LEGO MoonBot From latest Jersey Wins Competition
A team of eighth-grade students from New Jersey has won first place for its small lunar rover made entirely out of LEGO pieces. The struggle, called MoonBots, is the mini version of the Google Lunar X Prize, which challenged teams to land an actual rover on the moon and offered a prize of $30 million. While not a journey to the moon, the student winners land a tour of the LEGO factory in Billund, Denmark. The team, called Landroids, built a four-wheeled robot accessorized with a motorized arm and a basket for gather moon samples. The miniature machine successfully maneuvered along and sampled from a lunar-like surface, prepared with craters, moon rocks and other rough terrain.

The Landroids are "very excited" about the visit to the land of LEGOs, group leader John Yeh told TechNewsDaily. The Shadowed Craters team from California snagged second place, while the Moonwalk team from New Jersey and Connecticut came in third. The competition was support by the X Prize Foundation and LEGO Group; the winners were announcing last Wednesday. Each of the opposing teams was given a set of tools to design, build and control the lunar robots. Their toolbox included motors, sensors and LEGO bricks, as well as one LEGO MINDSTORMS NXT Intelligent Brick, which is a computer chip with Flash memory and Bluetooth ability that served as the robot's brain.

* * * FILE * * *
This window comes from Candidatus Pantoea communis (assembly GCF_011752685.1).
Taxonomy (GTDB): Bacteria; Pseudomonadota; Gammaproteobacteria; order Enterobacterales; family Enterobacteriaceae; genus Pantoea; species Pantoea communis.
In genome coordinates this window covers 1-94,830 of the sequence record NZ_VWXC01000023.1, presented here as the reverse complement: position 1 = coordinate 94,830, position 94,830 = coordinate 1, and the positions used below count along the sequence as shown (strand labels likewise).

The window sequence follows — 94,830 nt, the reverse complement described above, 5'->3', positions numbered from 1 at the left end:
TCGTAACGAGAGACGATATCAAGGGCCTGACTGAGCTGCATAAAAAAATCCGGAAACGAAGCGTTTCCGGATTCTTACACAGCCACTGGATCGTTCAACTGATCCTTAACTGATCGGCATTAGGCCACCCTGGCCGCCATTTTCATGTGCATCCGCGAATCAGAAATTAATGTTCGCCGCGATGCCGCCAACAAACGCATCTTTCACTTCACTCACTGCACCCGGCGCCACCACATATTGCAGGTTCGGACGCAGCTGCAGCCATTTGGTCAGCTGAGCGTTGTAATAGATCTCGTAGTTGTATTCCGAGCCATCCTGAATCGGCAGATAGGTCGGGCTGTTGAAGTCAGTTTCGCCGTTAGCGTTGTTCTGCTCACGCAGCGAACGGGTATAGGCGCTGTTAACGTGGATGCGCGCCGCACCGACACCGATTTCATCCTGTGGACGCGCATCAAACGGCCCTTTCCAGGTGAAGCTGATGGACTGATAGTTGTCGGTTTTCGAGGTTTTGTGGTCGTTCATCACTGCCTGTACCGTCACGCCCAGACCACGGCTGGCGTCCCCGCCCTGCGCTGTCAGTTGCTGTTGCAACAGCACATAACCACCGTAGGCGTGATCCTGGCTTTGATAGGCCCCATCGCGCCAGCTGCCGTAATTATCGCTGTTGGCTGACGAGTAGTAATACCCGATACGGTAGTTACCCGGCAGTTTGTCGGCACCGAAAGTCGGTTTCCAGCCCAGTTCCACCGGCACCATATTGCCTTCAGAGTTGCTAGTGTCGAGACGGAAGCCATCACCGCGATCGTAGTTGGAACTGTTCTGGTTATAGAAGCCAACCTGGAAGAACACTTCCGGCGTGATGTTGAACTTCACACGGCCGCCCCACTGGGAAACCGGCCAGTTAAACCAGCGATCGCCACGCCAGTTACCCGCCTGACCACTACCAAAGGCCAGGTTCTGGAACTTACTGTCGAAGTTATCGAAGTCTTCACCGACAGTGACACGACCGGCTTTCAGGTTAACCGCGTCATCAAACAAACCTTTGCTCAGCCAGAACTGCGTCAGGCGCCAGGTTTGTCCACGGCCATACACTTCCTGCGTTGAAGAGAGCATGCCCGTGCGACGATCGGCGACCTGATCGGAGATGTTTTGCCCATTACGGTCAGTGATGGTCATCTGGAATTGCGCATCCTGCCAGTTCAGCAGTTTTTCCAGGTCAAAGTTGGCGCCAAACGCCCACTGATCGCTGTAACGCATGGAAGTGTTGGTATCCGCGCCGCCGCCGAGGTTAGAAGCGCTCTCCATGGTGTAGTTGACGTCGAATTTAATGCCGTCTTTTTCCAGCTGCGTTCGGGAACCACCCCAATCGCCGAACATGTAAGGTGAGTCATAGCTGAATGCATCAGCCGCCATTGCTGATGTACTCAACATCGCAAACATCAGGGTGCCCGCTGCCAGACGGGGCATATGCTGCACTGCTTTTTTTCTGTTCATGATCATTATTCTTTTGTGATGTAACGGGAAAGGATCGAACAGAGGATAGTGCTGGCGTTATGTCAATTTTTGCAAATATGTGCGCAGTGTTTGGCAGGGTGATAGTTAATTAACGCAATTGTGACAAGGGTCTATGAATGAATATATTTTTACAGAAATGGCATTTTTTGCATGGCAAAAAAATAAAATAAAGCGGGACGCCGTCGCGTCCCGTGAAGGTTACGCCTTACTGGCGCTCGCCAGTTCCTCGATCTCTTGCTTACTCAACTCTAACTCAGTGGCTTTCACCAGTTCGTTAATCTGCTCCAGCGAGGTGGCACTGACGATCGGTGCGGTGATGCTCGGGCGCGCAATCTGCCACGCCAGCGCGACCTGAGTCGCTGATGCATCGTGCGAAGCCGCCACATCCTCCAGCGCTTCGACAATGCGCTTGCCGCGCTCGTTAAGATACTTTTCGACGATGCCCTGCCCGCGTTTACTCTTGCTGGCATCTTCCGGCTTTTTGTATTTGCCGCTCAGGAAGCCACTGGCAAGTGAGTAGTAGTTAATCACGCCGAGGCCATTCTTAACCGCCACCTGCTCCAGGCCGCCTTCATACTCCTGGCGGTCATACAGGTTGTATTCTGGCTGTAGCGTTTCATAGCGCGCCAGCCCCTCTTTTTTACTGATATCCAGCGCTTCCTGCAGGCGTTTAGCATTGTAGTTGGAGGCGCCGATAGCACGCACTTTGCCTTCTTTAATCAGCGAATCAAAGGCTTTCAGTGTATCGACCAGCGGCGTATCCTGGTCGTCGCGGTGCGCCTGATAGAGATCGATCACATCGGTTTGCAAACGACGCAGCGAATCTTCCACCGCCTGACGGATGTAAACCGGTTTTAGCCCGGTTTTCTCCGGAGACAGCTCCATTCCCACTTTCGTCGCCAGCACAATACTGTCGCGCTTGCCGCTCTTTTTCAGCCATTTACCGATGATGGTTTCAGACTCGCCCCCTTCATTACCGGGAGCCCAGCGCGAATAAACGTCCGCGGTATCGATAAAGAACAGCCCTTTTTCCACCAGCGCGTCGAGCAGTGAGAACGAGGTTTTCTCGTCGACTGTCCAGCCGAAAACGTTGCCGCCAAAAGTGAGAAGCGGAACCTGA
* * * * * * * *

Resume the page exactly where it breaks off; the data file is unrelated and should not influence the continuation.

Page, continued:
The teams intended the colorful mini-bots using LDRAW, LEGO Digital Designer or Google SketchUp software. The designs along with video essays and blogs were submitted to the judges. The design phase of the struggle let the teams refine their robots. The Landroids team "explored quite a few different options" before resolve on the final design, Yeh said. In particular, the team changed the design for the moon-rock-grasping arm from a complex double claw to a simple fork. "Eventually we had to give up, because moving impressive with that much mass, it was just too difficult to control the turning accuracy," Yeh said. In the final phase of the competition, the robots shaped by the top 20 teams got to strut their stuff and performed a simulated lunar mission on a LEGO mat.

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